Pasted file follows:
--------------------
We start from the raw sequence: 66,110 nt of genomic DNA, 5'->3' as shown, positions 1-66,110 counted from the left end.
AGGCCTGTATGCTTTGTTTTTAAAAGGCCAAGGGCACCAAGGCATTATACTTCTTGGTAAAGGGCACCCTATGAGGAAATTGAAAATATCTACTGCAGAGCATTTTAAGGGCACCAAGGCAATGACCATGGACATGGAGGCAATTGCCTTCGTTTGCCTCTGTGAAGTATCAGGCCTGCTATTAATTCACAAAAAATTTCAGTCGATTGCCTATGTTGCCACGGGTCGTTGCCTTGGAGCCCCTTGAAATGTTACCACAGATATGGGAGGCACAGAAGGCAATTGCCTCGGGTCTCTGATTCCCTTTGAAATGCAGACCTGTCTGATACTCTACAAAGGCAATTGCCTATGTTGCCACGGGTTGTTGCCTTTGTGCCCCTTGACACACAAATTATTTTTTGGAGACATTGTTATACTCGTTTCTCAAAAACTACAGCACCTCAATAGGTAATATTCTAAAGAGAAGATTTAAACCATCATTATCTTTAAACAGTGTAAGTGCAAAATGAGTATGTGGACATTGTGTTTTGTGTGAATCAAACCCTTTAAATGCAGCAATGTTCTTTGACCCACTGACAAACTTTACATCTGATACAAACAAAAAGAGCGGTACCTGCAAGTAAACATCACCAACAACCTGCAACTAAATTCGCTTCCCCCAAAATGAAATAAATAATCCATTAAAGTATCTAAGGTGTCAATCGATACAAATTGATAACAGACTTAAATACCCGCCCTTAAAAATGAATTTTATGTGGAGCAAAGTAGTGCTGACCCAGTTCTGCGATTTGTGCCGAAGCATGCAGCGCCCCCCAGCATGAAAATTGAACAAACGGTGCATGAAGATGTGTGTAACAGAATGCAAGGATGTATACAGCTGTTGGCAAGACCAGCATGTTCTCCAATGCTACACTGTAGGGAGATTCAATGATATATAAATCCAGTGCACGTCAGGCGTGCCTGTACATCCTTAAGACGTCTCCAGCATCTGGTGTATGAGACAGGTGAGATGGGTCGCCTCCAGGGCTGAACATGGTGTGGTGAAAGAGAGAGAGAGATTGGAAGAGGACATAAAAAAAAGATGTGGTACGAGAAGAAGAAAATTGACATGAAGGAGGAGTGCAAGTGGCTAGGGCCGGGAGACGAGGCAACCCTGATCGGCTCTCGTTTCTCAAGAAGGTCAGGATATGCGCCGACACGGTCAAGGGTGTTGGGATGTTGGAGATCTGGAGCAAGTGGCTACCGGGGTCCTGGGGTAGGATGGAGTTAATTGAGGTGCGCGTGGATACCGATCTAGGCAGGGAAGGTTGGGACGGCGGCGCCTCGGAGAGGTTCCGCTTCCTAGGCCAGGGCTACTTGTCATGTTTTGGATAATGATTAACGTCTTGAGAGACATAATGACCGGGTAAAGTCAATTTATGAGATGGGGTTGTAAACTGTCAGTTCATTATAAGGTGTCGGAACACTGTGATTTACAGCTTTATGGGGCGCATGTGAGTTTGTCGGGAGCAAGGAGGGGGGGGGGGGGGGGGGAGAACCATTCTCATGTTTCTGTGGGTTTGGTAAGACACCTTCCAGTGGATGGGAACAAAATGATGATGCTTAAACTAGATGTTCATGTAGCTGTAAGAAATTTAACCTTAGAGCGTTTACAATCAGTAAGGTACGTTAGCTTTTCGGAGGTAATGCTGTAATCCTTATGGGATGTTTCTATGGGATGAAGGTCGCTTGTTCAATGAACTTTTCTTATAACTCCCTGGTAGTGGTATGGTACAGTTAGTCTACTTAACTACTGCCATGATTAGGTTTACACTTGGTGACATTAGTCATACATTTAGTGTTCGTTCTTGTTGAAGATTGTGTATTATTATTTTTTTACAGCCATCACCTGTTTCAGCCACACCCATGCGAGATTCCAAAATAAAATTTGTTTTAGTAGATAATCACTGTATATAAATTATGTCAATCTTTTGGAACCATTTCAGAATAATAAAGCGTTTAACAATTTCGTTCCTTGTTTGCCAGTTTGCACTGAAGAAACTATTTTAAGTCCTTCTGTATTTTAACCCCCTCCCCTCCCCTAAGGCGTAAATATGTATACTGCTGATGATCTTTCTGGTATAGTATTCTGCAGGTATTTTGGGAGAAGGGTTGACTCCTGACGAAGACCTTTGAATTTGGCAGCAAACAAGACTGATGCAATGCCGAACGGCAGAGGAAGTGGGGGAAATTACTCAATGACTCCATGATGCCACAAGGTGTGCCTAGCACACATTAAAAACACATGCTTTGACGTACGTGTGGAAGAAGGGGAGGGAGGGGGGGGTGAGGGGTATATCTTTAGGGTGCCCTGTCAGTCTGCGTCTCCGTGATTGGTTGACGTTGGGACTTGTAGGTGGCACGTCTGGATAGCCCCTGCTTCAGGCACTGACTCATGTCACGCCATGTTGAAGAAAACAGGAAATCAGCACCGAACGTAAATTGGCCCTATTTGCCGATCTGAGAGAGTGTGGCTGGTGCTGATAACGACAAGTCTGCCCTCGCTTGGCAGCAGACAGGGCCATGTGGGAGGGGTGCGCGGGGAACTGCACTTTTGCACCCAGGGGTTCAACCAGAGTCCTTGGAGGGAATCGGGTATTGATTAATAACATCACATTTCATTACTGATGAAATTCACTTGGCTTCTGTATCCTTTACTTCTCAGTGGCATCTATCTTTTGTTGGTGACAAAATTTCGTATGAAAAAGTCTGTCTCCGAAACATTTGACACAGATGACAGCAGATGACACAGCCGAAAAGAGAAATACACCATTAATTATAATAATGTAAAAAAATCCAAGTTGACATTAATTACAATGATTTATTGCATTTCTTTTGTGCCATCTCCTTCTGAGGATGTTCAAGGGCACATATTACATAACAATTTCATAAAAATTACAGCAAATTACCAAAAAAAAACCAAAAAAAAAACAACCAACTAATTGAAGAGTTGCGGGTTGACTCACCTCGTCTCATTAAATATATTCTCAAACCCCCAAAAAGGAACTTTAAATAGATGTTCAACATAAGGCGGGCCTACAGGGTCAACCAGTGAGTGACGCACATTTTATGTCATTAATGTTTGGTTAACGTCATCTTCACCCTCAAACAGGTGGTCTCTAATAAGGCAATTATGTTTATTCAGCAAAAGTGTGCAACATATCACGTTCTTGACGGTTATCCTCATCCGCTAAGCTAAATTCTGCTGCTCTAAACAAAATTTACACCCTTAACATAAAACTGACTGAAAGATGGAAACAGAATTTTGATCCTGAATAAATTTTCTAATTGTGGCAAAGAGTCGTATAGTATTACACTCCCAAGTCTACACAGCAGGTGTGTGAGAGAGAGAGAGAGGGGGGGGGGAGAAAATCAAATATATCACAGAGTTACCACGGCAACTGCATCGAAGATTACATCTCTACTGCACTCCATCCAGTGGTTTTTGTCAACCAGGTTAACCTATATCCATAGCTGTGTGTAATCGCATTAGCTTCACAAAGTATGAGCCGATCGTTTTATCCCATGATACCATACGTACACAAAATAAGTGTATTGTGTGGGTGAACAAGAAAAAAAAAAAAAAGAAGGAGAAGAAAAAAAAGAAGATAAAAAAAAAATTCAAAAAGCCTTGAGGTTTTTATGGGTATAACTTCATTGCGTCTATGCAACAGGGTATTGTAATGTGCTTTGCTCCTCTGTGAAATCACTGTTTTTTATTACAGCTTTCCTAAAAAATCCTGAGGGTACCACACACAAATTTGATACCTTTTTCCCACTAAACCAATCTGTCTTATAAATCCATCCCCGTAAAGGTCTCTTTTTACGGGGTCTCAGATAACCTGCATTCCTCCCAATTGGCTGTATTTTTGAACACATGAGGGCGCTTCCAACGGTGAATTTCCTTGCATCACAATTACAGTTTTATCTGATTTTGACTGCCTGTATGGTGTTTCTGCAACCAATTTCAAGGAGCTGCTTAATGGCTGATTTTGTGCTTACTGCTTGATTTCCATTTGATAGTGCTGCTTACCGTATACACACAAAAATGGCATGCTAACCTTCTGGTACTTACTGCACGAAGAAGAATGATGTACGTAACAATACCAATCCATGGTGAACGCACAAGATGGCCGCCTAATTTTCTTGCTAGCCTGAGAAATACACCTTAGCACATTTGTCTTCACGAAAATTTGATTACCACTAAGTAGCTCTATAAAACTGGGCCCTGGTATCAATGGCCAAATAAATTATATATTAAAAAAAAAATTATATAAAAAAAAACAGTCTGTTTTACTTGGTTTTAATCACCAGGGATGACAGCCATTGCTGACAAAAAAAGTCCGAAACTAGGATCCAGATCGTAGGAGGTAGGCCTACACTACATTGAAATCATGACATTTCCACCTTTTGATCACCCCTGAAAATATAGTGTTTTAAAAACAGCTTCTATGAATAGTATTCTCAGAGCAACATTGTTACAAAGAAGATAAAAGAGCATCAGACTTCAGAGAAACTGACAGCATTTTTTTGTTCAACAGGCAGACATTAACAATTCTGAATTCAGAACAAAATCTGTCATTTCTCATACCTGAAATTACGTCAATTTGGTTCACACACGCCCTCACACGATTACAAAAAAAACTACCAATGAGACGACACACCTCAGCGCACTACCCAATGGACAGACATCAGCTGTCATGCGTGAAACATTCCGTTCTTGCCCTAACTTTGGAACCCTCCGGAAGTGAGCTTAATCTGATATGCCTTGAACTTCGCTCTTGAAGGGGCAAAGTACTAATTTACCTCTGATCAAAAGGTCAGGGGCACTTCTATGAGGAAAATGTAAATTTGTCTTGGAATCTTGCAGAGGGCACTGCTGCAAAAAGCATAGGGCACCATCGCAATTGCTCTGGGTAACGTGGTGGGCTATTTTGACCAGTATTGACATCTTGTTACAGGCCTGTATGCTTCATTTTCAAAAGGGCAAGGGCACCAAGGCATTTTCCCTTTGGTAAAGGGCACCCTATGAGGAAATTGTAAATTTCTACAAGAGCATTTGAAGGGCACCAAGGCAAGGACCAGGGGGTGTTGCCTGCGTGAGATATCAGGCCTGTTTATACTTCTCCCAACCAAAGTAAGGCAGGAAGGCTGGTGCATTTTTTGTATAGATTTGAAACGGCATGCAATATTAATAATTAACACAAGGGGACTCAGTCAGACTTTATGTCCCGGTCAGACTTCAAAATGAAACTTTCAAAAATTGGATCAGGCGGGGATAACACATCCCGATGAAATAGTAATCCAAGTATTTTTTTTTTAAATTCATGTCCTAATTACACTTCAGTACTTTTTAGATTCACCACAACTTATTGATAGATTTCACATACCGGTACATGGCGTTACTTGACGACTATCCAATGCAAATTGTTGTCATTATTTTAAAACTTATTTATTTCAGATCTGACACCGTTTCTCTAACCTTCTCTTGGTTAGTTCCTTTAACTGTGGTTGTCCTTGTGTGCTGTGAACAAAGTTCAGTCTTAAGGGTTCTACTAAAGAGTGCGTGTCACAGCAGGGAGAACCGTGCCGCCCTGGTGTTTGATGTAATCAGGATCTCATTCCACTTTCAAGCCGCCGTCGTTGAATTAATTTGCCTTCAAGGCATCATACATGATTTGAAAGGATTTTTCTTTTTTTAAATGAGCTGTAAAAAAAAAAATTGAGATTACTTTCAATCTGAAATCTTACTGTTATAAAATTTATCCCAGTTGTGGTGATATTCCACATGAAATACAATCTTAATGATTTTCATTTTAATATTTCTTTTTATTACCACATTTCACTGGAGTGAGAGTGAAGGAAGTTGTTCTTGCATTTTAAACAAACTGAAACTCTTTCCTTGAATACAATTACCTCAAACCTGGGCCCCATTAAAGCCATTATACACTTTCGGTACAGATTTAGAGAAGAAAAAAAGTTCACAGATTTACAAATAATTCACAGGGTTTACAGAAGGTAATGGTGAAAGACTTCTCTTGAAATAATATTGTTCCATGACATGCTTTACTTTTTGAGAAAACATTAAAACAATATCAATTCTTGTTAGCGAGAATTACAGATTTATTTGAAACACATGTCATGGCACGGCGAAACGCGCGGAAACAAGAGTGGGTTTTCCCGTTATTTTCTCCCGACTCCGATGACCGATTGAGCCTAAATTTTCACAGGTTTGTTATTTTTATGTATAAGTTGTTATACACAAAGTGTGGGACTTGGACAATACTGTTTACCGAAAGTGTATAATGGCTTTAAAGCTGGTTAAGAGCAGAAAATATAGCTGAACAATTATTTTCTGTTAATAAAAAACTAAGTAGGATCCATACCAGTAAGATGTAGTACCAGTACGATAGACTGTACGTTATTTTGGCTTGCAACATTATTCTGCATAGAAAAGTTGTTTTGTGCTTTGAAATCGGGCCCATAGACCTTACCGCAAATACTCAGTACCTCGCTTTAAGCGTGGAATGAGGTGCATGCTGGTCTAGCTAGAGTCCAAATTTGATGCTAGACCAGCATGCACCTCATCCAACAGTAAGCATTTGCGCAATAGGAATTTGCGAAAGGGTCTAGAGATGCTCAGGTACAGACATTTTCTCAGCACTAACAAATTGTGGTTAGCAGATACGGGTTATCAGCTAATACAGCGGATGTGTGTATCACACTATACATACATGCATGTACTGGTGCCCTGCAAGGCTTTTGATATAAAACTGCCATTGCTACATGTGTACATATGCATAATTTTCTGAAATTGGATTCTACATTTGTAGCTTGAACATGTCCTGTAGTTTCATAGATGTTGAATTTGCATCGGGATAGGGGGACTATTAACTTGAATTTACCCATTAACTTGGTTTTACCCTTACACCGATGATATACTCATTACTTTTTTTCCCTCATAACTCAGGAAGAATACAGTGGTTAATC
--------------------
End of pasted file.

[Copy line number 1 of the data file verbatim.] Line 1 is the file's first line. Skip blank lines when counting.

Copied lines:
We start from the raw sequence: 66,110 nt of genomic DNA, 5'->3' as shown, positions 1-66,110 counted from the left end.